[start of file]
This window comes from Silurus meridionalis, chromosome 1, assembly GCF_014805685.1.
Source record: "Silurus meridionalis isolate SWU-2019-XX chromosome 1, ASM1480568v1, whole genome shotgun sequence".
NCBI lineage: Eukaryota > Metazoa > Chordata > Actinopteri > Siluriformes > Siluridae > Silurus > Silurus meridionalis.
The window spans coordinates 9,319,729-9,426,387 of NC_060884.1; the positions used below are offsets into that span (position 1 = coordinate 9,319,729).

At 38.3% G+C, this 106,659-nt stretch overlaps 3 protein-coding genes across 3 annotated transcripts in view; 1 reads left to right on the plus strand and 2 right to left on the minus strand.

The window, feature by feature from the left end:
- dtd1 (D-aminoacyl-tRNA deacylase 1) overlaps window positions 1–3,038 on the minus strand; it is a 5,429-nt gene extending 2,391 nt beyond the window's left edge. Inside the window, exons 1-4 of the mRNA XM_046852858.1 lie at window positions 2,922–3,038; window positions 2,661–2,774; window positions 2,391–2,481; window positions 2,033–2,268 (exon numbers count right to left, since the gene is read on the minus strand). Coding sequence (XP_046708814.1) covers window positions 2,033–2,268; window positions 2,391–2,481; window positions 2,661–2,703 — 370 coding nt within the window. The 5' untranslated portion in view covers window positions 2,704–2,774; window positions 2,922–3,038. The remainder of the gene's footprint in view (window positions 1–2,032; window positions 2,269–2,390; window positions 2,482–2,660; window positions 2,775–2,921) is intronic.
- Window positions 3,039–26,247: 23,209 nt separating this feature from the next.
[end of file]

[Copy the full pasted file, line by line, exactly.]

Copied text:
This window comes from Silurus meridionalis, chromosome 1, assembly GCF_014805685.1.
Source record: "Silurus meridionalis isolate SWU-2019-XX chromosome 1, ASM1480568v1, whole genome shotgun sequence".
NCBI lineage: Eukaryota > Metazoa > Chordata > Actinopteri > Siluriformes > Siluridae > Silurus > Silurus meridionalis.
The window spans coordinates 9,319,729-9,426,387 of NC_060884.1; the positions used below are offsets into that span (position 1 = coordinate 9,319,729).

At 38.3% G+C, this 106,659-nt stretch overlaps 3 protein-coding genes across 3 annotated transcripts in view; 1 reads left to right on the plus strand and 2 right to left on the minus strand.

The window, feature by feature from the left end:
- dtd1 (D-aminoacyl-tRNA deacylase 1) overlaps window positions 1–3,038 on the minus strand; it is a 5,429-nt gene extending 2,391 nt beyond the window's left edge. Inside the window, exons 1-4 of the mRNA XM_046852858.1 lie at window positions 2,922–3,038; window positions 2,661–2,774; window positions 2,391–2,481; window positions 2,033–2,268 (exon numbers count right to left, since the gene is read on the minus strand). Coding sequence (XP_046708814.1) covers window positions 2,033–2,268; window positions 2,391–2,481; window positions 2,661–2,703 — 370 coding nt within the window. The 5' untranslated portion in view covers window positions 2,704–2,774; window positions 2,922–3,038. The remainder of the gene's footprint in view (window positions 1–2,032; window positions 2,269–2,390; window positions 2,482–2,660; window positions 2,775–2,921) is intronic.
- Window positions 3,039–26,247: 23,209 nt separating this feature from the next.